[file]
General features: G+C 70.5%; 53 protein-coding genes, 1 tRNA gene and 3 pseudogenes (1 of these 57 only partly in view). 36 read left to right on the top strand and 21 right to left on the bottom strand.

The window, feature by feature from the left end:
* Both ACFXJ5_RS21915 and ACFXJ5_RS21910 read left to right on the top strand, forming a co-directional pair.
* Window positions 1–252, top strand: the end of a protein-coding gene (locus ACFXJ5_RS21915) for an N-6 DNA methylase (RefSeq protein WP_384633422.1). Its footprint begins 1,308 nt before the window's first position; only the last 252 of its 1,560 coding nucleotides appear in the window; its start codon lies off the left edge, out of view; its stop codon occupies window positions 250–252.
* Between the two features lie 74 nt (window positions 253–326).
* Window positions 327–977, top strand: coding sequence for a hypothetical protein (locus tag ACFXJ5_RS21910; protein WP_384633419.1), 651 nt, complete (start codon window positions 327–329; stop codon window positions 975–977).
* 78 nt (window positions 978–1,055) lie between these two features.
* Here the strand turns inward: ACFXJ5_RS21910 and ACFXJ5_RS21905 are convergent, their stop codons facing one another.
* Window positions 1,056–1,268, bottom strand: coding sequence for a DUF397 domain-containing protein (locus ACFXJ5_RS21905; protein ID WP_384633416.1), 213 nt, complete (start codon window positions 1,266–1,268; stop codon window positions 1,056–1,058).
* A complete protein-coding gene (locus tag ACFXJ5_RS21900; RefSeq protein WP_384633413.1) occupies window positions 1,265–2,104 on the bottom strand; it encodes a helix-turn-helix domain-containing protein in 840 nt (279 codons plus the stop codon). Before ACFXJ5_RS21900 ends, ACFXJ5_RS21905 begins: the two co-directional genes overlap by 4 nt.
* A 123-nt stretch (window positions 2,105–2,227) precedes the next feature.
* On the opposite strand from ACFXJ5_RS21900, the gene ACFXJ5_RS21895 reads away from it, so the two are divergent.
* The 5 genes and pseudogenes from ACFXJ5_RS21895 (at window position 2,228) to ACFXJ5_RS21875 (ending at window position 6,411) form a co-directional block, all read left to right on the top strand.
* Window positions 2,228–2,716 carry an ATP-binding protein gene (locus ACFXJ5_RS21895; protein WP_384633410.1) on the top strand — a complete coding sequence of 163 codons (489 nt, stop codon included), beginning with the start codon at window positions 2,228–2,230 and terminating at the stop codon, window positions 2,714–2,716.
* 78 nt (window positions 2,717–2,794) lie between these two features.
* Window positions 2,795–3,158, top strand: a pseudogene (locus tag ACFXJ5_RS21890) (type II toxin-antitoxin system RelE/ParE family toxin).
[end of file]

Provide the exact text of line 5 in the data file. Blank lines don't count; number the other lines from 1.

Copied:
* Between the two features lie 74 nt (window positions 253–326).